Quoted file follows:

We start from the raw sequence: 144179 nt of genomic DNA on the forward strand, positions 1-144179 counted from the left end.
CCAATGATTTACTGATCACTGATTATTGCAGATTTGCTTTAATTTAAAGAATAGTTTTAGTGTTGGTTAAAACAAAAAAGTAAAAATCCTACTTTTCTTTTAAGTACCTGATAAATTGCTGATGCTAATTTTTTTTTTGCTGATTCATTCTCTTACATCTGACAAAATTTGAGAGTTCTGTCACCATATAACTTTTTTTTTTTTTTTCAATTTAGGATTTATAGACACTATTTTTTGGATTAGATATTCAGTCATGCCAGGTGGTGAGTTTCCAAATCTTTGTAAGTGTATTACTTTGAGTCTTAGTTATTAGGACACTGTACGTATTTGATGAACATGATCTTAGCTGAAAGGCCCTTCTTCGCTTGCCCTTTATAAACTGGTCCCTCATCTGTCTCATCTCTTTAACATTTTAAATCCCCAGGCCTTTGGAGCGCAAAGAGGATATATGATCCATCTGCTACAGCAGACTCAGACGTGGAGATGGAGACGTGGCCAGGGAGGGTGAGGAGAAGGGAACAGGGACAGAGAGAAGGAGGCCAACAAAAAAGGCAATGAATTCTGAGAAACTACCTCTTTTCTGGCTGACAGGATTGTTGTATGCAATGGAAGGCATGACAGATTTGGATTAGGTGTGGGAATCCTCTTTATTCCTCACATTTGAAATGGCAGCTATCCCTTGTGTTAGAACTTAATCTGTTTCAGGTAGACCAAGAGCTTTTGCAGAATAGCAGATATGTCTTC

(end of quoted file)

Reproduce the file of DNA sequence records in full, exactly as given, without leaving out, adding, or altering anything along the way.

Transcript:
We start from the raw sequence: 144179 nt of genomic DNA on the forward strand, positions 1-144179 counted from the left end.
CCAATGATTTACTGATCACTGATTATTGCAGATTTGCTTTAATTTAAAGAATAGTTTTAGTGTTGGTTAAAACAAAAAAGTAAAAATCCTACTTTTCTTTTAAGTACCTGATAAATTGCTGATGCTAATTTTTTTTTTGCTGATTCATTCTCTTACATCTGACAAAATTTGAGAGTTCTGTCACCATATAACTTTTTTTTTTTTTTTCAATTTAGGATTTATAGACACTATTTTTTGGATTAGATATTCAGTCATGCCAGGTGGTGAGTTTCCAAATCTTTGTAAGTGTATTACTTTGAGTCTTAGTTATTAGGACACTGTACGTATTTGATGAACATGATCTTAGCTGAAAGGCCCTTCTTCGCTTGCCCTTTATAAACTGGTCCCTCATCTGTCTCATCTCTTTAACATTTTAAATCCCCAGGCCTTTGGAGCGCAAAGAGGATATATGATCCATCTGCTACAGCAGACTCAGACGTGGAGATGGAGACGTGGCCAGGGAGGGTGAGGAGAAGGGAACAGGGACAGAGAGAAGGAGGCCAACAAAAAAGGCAATGAATTCTGAGAAACTACCTCTTTTCTGGCTGACAGGATTGTTGTATGCAATGGAAGGCATGACAGATTTGGATTAGGTGTGGGAATCCTCTTTATTCCTCACATTTGAAATGGCAGCTATCCCTTGTGTTAGAACTTAATCTGTTTCAGGTAGACCAAGAGCTTTTGCAGAATAGCAGATATGTCTTC